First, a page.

(CNN) — They've stood by President Barack Obama in the past, but not now.
Three African-American members of Congress are part of a civil rights coalition claiming they were deliberately kept out of the process for filling vacancies on two Atlanta-based federal courts.
They want the President to act on their concerns and withdraw the nominations announced last week.
"Justice can't be found in secret deals that shut the people out. Mr. President, the lives of the people of this state are hanging in the balance," said U.S. Rep. John Lewis, a Georgia Democrat. "We believe it is not too late to turn this train around."
The group, which also includes Georgia Democratic Reps. David Scott and Hank Johnson and civil rights icon Rev. Joseph Lowery, noted at an Atlanta news conference on Monday that only one of five selected is a minority.
But they reserved particular concern for two U.S. District Court appointees.
Mark Cohen was a lead attorney in challenges to George's voter ID law, which opponents deride as discriminatory, and state appeals Judge Michael Boggs, who supported keeping the Confederate battle emblem on the Georgia state flag when he was a legislator last decade.
U.S. Senate confirmation is required for Cohen, Boggs and the other nominees.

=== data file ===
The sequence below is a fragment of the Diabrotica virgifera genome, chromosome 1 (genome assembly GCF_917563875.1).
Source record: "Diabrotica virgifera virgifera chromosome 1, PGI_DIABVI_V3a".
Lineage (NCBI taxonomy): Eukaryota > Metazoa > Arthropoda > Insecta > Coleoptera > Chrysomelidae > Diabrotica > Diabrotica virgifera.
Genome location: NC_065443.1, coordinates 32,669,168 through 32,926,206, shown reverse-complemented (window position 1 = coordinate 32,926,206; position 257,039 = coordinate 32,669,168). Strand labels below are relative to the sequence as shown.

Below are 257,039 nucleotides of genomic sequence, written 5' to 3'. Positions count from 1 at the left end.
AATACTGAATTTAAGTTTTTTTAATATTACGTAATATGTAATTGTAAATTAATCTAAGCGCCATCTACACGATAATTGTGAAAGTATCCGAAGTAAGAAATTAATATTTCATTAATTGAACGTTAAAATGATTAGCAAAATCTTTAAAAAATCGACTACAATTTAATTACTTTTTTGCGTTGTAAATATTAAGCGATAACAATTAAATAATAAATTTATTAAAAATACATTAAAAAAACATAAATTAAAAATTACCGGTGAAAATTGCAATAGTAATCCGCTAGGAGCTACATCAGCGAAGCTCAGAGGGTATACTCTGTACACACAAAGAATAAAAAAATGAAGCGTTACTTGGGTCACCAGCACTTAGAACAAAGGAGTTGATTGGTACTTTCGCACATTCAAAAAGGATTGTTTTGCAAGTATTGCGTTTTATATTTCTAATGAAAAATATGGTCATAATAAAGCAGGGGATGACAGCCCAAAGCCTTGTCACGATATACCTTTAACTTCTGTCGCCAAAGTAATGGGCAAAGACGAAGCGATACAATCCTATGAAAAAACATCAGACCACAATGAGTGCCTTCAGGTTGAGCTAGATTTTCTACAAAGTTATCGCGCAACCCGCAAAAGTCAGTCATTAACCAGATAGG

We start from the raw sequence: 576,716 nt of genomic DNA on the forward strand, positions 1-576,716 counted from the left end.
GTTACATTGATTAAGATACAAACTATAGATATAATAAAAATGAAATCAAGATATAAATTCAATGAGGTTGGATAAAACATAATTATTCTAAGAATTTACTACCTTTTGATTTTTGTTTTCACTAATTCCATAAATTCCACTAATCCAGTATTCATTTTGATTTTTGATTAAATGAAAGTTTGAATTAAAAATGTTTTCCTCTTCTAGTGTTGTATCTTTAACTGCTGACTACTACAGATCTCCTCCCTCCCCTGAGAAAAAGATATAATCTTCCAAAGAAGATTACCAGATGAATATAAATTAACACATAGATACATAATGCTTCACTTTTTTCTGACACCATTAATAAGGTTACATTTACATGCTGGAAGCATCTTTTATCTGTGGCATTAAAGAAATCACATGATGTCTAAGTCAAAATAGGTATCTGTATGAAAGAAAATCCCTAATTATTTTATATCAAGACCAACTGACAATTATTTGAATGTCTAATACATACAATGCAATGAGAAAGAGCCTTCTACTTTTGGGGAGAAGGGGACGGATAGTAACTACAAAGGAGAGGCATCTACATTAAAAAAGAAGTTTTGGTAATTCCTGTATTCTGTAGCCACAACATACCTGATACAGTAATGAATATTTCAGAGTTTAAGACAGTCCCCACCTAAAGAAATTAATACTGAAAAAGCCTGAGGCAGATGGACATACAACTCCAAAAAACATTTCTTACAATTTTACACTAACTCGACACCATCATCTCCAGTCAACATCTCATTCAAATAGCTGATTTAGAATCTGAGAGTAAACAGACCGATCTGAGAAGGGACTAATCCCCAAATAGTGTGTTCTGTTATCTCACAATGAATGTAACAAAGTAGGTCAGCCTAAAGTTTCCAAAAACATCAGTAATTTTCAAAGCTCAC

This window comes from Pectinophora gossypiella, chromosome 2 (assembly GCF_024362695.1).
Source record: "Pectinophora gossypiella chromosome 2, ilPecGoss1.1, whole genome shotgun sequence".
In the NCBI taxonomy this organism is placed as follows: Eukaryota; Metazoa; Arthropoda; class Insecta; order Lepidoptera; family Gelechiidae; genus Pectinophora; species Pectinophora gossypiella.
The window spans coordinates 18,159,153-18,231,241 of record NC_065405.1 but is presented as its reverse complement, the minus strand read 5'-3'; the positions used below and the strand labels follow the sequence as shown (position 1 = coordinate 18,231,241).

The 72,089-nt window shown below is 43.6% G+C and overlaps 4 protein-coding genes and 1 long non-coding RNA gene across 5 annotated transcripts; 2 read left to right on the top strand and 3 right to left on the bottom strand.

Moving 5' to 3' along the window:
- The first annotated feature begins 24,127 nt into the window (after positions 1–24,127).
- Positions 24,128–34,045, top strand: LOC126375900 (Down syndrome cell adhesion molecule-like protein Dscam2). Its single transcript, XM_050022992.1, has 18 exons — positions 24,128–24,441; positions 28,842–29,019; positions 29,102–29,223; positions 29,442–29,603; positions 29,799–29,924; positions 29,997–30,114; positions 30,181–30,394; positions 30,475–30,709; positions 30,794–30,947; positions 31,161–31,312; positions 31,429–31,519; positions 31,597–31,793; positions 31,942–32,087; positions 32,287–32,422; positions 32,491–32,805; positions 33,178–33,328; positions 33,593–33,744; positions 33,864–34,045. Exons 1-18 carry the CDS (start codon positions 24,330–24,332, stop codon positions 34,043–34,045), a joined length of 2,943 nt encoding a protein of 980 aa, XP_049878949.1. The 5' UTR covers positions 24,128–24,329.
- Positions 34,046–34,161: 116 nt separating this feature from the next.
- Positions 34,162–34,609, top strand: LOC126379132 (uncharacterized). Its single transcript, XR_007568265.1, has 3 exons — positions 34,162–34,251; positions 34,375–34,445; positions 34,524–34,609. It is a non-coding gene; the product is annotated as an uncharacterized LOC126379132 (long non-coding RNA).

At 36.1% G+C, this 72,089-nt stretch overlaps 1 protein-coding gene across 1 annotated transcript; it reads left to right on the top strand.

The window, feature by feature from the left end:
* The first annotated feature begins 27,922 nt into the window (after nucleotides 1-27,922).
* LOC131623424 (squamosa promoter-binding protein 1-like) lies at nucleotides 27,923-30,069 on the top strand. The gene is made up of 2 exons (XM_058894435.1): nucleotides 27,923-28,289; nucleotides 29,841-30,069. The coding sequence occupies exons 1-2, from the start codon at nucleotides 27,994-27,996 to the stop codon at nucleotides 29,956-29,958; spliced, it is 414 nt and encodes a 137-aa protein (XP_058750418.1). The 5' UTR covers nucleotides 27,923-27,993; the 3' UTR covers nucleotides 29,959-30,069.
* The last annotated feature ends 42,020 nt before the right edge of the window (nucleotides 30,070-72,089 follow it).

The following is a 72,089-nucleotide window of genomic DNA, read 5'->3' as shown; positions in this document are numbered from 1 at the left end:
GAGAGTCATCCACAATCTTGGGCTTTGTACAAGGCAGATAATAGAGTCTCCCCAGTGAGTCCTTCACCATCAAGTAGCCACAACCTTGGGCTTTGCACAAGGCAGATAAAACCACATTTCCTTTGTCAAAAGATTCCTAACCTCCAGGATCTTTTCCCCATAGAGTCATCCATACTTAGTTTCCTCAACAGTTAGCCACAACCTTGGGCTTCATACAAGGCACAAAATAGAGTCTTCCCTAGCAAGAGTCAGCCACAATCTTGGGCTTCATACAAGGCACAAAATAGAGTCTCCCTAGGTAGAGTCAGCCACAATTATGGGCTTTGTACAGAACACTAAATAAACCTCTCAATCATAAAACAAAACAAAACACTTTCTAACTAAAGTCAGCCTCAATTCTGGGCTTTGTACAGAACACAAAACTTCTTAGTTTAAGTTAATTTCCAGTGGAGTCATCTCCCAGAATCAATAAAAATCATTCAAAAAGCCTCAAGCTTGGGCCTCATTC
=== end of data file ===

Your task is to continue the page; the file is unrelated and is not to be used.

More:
In nominating Cohen and Boggs along with a number of other district judges nationally on December 19, Obama characterized them as "highly qualified" candidates who will be "distinguished public servants and valuable additions" to the federal court.
Boggs has served as a state superior or appeals judge since 2004. Prior to that, he was a private attorney for several years and a Democratic State Representative for four years.
Cohen is a litigation partner at the Atlanta law firm of Troutman Sanders, where he has worked since 1999 and has been a partner since 2001. Cohen previously worked for Democratic Georgia Gov. Zell Miller.
The White House pushed back strongly against the complaints, noting that nearly 20 percent of the judges Obama has named are African American.
It also stressed the President has named two women to the Supreme Court, including the first Latina jurist, Sonia Sotomayor.
Both Republicans and Democrats increasingly see the federal courts as a political battleground. And nationwide, open seats have gone unfilled for years due to partisan warfare and political gridlock.